Archive for Disaster Prevention

Another Day, Another Headline

So, if you and/or the organization you work for are not yet convinced that you need complete and well-rehearsed Emergency Response, Disaster Recovery, Business Continuity and Crisis Management Plans in place today – I am not sure that you will ever be convinced.

In the past few days we have seen an example of an emergency caused by a direct and willful act to cause harm and destruction in the incident at the Boston Marathon; and, an example of an emergency caused through accidental means in West, Texas.  These events occurred as some companies continue to assess their responses to and management of the disruptions caused by Superstorm Sandy – an example of an emergency caused by nature.

Unfortunately, we don’t have to go very far back in our recent history to discover other compelling examples of why we need to be prepared for these types of emergencies and catastrophes.

It has been less than two weeks ago since I delivered a final Findings and Recommendations Report to a large international company with numerous physical locations in the Northeastern United States that were impacted by the carnage caused from Superstorm Sandy.  This analysis included the evaluation of other, like sized companies, in the region and how they responded to and managed this incident.  One of the not-so-surprising conclusions reached was that the ability to efficiently and effectively respond to this event was directly related to the amount of pre-planning and plan exercising that had been completed in the years prior to the storm.  This is a common finding following most of these types of incidents.  Those organizations that prepare for and practice their responses to emergencies fare better during these events than those that do not.  This only makes sense.

What stops many organizations from preparing and exercising is their belief that they are not susceptible to these types of events.  The headlines of the past few days, few months and few years, suggest that that is just not true.  Everyone is at risk.  Even if you are not in an area that experiences violent weather events, floods or earthquakes; even if you operate in an area that is relatively secure and isolated, the Boston Marathon and West, Texas incidents should prove – that it just doesn’t matter.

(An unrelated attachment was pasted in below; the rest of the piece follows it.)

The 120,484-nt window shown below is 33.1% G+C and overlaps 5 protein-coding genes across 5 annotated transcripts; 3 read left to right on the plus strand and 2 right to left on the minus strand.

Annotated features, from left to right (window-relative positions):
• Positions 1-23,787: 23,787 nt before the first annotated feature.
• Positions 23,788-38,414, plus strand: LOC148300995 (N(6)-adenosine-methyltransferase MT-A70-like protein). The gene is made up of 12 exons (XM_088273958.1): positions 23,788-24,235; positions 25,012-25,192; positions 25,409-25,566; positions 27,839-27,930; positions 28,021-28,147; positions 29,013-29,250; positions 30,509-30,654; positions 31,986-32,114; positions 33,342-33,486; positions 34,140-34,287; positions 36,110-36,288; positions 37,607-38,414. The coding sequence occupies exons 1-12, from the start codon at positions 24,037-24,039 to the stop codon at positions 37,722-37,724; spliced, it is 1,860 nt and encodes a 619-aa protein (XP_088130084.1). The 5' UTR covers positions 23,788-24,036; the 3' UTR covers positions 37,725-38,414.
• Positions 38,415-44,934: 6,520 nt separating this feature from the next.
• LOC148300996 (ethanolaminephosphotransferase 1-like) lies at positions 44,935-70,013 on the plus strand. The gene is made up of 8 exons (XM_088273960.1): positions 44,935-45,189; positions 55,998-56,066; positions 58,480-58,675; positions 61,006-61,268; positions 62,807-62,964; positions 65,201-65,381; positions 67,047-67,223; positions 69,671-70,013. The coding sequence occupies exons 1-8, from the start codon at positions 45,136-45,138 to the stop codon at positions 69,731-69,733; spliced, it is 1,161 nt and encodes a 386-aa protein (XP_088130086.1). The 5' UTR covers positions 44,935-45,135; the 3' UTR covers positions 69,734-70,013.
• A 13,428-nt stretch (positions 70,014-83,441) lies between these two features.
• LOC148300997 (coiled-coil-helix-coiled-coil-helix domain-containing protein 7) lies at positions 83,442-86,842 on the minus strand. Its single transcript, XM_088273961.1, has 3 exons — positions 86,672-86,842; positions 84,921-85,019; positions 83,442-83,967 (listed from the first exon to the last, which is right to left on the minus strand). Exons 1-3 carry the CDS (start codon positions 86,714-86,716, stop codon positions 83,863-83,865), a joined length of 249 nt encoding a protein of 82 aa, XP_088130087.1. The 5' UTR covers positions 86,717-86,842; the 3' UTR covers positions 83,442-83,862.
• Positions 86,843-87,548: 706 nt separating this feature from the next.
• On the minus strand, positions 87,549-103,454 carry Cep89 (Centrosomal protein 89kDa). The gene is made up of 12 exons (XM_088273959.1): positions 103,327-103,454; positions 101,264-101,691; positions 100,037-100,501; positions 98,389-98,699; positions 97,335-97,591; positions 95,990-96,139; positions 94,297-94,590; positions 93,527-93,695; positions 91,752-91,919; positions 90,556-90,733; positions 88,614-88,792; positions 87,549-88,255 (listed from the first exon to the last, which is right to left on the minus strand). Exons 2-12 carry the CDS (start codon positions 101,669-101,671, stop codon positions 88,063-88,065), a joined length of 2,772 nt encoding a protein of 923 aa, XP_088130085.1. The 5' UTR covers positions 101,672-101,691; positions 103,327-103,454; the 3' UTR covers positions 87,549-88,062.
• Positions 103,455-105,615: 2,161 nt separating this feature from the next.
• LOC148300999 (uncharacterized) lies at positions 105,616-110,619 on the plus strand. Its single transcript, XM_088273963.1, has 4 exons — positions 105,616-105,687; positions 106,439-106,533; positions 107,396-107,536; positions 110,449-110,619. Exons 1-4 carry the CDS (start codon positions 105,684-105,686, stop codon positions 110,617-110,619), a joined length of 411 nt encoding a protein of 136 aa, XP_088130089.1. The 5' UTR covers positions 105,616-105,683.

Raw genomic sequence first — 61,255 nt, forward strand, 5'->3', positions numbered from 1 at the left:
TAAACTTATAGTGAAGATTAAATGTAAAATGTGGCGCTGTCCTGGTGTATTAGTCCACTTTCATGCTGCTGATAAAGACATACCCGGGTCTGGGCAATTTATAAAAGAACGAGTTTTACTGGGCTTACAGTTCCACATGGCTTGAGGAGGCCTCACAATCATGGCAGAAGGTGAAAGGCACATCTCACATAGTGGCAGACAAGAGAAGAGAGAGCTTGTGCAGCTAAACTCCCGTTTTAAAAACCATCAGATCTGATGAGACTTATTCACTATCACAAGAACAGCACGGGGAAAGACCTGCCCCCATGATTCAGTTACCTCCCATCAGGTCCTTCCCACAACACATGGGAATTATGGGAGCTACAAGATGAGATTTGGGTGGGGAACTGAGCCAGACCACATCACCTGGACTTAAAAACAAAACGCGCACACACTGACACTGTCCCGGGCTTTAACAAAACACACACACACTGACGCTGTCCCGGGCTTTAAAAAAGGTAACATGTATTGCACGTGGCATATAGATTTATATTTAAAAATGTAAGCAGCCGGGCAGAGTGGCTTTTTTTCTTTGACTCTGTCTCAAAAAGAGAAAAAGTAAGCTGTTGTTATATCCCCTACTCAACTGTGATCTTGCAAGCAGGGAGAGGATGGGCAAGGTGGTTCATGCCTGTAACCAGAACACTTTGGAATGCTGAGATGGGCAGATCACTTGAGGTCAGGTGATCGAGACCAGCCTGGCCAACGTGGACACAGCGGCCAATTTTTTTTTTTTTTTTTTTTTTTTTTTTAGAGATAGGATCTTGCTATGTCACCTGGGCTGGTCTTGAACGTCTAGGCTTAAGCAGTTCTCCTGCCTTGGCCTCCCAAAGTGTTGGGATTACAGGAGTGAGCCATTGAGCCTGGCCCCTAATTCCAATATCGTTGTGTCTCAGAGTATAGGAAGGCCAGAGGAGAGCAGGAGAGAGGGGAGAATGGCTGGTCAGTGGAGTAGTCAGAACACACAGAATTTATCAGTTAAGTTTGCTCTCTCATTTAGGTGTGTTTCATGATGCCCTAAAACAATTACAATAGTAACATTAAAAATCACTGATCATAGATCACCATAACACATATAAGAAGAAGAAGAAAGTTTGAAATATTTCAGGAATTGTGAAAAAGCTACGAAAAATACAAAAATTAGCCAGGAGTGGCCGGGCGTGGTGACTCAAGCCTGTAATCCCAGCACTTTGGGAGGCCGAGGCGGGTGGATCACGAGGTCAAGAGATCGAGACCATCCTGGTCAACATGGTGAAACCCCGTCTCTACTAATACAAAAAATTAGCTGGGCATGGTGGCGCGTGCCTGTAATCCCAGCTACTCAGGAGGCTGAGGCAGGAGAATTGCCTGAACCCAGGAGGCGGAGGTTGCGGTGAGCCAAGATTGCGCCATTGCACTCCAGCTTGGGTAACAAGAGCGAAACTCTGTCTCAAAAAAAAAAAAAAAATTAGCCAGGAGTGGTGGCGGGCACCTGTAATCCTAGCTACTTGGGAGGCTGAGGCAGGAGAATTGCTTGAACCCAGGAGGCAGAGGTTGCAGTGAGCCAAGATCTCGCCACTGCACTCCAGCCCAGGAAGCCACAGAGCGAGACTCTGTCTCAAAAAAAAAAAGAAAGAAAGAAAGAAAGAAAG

Bad things can and will occur.  Be prepared.  You owe it to your employees, your customers and family.  If you think otherwise now, you are just not paying attention.  Hoping that nothing happens is no longer a valid strategy.

Once again – our thoughts and prayers go out to yet another community in West, Texas, having to deal with the tragic loss of lives and homes.  I hate to think about what the next headline might bring.

The Boston Marathon Tragedy

I am always hesitant to immediately write about lessons to be learned from a tragedy such as what occurred during the recent Boston Marathon for fear that it might come across as an ambulance chasing kind of attempt to garner attention or attract more business.  But, on the other hand, it is when the news is news and people are focused on the incident and the meaning behind it, that the lessons can most readily be learned.

First of all, let me make it clear that my first thoughts are always with the victims of such a tragedy.  I cannot imagine the horror and pain suffered by those who were so horrendously impacted by this heinous act of cowardice.  To be enjoying what should be a moment of pride and celebration for just crossing or nearing the finish line with your loved ones waiting to share the accomplishment with you and to have it all interrupted in an instant of violence is simply devastating.  Even though I work in emergency preparedness and crisis management, I cannot help but shed tears every time I watch these events unfold.